The Morphospecies Concept.docx

2 Pages

Biomedical Engineering
Course Code
BMEN 515
William Huddleston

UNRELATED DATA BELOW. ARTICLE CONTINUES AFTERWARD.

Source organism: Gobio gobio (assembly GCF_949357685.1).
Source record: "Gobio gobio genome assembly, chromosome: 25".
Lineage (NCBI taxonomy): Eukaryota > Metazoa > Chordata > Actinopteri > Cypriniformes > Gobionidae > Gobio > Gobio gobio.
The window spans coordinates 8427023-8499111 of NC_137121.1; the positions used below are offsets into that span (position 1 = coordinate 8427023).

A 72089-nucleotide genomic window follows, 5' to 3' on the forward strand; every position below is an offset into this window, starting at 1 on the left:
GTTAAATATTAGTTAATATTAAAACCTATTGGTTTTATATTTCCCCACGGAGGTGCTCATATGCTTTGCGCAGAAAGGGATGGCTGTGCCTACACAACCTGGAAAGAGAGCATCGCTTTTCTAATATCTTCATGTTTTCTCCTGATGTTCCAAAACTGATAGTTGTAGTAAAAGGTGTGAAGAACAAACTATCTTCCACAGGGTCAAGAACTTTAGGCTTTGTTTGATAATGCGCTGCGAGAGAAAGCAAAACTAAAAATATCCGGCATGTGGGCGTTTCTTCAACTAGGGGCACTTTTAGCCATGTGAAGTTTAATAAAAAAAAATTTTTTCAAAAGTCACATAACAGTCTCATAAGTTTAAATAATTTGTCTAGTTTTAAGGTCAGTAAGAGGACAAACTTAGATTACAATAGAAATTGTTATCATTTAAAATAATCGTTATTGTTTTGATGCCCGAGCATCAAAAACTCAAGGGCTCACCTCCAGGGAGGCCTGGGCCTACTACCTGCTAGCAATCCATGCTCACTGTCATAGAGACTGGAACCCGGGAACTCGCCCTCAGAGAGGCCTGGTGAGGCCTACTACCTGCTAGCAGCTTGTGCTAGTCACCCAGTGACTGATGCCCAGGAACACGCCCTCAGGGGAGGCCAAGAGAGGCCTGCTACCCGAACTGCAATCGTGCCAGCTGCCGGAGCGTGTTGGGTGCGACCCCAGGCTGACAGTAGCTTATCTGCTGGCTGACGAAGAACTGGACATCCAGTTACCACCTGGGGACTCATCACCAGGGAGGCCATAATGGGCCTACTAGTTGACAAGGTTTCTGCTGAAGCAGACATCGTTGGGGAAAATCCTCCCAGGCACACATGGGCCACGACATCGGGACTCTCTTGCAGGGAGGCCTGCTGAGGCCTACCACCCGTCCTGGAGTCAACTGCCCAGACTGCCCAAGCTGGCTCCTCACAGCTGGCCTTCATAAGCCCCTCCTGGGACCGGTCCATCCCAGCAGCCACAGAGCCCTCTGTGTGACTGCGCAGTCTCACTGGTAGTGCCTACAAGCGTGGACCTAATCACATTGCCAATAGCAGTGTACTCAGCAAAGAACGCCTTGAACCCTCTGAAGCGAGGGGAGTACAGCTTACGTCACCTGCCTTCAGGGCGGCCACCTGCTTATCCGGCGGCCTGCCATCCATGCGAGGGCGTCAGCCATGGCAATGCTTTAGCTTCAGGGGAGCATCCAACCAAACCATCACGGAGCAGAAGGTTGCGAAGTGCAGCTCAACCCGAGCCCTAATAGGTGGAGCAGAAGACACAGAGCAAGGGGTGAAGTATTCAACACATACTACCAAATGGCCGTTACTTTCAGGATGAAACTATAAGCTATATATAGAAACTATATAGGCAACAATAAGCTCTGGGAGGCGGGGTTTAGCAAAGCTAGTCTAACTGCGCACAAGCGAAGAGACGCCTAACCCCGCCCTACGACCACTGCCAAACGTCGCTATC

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The Morphospecies Concept  In traditional cultures, people name species based on morphological similarities and differences  In biology, careful analyses of phenotypic differences are the basis of identifying morphospecies  Morphospecies can be identified in species that are extinct or living, and in species that reproduce sexually or asexually  Fossil species that differed in color or the anatomy of soft tissues cannot be distinguished  Neither can populations that are similar in morphology but were strongly divergent in traits like songs, temperature, or drought tolerance, habitat use, or courtship displays o Species like these are called cryptic species  Species that are indistinguishable morphologically, but divergent in songs, calls, odor, or other traits The Biological Species Concept  Under this concept, criterion for identifying evolutionary independence is reproductive isolation  If populations of organisms do not hybridize regularly in nature, or if they fail to produce fertile offspring when they do, then they are reproductively isolated and considered good species  Great strength of this concept is that reproductive isolation is a meaningful criterion for identifying species because it confirms lack of gene flow  Lack of gene flow is the litmus test of evolutionary independence in organisms that reproduce sexually The Phylogenetic Species Concept  Systematists are biologists who are responsible for classifying the diversity of life  This concept is also known as the genealogical species concept o This approach focuses on a criterion for identifying species called monophyly  Under this concept, species are identified by estimating the phylogeny of closely related populations and finding the smallest monophyletic groups o On a tree like this, species form the tips  Rationale behind the phylogenetic species concept is that traits can only distinguish populations on a phylogeny, if the populations have been isolated in terms of gene flow and have diverged genetically, and possibly morphologically as well  To be called separate phylogenetic species, populations must have been evolutionarily independent long enough for the diagnostic traits to have evolved  Populat
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